In December, Alternatives North, a social justice coalition in the Northwest Territories (NWT) released its first-ever Poverty Report Card, as a partner in Campaign 2000. Alternatives North works with No Place for Poverty Coalition to advocate for ending poverty in the territory.
This is a timely report card, one which factors in the current COVID-19 pandemic and its inevitable consequences on poverty. Contextualizing poverty within the wider historical, political, environmental, economic and health circumstances grounds and shapes actions needed.
Recognizing the complexity of poverty and its multifaceted nature, the group was able to collect data using 36 indicators accessed through Statistics Canada and NWT Bureau of Statistics. The report details areas of progress, flags gaps and an urgency to do more. Of note, promising progress on policies has been made, such as the wage top-up program for low-income earners. But there remains a division between the ‘haves and the have-nots’ - widespread inequalities persist. Inequities in access to services and socio-economic opportunities undermine basic living standards and participation in society. Many families continue to face financial challenges, with housing and food insecurity high on the list of struggles. It points to successful anti-poverty initiatives such as Housing First, family literacy programs and community-run social enterprises. A key strength identified is that adults in the NWT have a stronger sense of community and belonging than Canadians as a whole.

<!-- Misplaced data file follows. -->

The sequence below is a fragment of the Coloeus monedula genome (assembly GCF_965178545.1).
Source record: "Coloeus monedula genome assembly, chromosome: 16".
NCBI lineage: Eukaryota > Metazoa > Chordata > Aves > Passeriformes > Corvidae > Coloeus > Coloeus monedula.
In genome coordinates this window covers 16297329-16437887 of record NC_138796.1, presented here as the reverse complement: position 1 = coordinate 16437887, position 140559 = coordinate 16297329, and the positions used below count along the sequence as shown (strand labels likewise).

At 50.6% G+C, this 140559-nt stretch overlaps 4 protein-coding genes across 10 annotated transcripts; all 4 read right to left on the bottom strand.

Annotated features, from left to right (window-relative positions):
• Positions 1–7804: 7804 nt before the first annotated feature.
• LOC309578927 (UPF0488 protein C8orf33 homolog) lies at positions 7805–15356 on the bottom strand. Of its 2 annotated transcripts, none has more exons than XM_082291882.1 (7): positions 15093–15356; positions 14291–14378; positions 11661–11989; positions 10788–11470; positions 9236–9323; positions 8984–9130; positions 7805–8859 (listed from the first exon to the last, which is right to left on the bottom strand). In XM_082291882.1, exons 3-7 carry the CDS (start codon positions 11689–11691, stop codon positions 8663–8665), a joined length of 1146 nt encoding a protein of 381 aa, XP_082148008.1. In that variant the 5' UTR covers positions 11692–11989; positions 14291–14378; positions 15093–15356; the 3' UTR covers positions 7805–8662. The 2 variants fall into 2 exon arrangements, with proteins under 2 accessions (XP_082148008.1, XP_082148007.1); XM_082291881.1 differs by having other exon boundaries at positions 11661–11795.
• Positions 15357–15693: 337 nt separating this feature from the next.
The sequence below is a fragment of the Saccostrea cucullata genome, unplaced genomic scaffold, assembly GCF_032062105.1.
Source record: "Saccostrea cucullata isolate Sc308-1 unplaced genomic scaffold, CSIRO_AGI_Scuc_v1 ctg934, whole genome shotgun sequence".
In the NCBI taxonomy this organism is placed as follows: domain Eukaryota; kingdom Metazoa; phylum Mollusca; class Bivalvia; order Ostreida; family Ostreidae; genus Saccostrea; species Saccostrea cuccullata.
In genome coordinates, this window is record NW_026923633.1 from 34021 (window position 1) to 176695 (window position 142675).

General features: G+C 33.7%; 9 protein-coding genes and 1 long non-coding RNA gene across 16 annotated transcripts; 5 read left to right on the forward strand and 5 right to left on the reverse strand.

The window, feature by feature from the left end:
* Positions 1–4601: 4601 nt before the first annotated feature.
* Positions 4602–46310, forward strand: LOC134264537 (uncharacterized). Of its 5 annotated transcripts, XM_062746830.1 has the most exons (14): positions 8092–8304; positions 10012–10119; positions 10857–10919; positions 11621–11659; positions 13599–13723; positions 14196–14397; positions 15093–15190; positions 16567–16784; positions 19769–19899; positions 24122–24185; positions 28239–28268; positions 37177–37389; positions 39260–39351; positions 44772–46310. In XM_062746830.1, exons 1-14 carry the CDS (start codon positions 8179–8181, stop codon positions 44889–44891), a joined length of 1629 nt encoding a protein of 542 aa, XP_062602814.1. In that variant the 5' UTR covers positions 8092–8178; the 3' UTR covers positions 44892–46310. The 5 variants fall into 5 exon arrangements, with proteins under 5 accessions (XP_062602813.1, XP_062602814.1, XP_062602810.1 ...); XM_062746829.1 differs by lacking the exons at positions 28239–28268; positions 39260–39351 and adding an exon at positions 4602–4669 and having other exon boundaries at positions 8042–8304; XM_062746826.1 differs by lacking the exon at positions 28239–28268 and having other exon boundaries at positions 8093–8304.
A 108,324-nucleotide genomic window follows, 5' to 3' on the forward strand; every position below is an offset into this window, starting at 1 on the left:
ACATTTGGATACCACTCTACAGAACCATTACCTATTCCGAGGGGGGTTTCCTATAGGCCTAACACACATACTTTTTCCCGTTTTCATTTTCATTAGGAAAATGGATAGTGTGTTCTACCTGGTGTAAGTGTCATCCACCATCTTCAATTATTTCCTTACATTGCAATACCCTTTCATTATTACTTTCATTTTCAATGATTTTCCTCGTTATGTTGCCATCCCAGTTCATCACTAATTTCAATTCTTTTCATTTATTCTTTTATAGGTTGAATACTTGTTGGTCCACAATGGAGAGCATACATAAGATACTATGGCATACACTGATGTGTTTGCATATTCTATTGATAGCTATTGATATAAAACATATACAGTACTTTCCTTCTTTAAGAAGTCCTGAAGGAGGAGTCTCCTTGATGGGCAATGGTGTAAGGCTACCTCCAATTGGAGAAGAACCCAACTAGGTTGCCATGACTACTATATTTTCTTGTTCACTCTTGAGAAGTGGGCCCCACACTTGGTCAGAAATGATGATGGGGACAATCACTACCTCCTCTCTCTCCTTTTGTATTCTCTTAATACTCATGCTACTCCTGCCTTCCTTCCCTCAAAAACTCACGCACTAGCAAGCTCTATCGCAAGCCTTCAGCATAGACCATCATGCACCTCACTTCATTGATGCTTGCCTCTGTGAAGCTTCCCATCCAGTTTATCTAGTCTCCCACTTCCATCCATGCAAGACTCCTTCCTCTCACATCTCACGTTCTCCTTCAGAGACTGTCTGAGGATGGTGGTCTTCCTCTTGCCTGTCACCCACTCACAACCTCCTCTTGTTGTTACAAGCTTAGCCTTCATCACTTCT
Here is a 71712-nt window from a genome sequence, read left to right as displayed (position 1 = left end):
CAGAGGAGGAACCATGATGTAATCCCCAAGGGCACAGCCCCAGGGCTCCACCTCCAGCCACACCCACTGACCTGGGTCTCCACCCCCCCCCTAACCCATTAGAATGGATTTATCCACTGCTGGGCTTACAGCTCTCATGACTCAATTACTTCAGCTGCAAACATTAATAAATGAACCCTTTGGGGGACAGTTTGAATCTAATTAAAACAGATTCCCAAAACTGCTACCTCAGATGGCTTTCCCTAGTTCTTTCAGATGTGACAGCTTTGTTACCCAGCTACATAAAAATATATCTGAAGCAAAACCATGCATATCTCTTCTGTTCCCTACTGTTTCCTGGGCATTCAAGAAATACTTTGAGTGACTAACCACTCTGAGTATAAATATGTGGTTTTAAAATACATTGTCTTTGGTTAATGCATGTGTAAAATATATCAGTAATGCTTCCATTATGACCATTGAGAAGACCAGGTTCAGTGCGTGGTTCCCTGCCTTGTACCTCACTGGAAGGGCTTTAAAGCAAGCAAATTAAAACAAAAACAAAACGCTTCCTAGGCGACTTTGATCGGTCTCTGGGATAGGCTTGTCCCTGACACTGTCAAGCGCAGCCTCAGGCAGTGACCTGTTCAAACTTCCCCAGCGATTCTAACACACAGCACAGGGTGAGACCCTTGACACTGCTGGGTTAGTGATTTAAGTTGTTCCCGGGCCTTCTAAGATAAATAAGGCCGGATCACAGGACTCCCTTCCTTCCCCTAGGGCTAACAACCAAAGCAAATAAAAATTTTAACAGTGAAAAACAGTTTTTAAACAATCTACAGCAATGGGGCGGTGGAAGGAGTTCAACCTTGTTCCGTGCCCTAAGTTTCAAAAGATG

The report highlights government policy responses to the pandemic and the need to consider these as more than mere short-term measures to address poverty. Key recommendations to help make lives better include prioritizing basic guaranteed income, a living wage and economic restructuring, and an ongoing examination of the data trends.
Poverty Report Cards are an example of gathering and consolidating data, interpreting and presenting it in a way that provides a snapshot of the current realities. They promote public understanding and an audit of the local, provincial/territorial, or national status of poverty. Using evidence in this way makes a stronger case for poverty reduction strategies needed to achieve outcomes and long-term impact.
Campaign 2000 has been working on annual report cards as a way to track progress against child and family poverty. The national report is released every year to mark the passage of the 1989 resolution to end child poverty in Canada by the year 2000.
Take Learn Your Further:
- Read the Case Study: The Social Justice Imperative in the Northwest Territories
- Learn about Alternatives North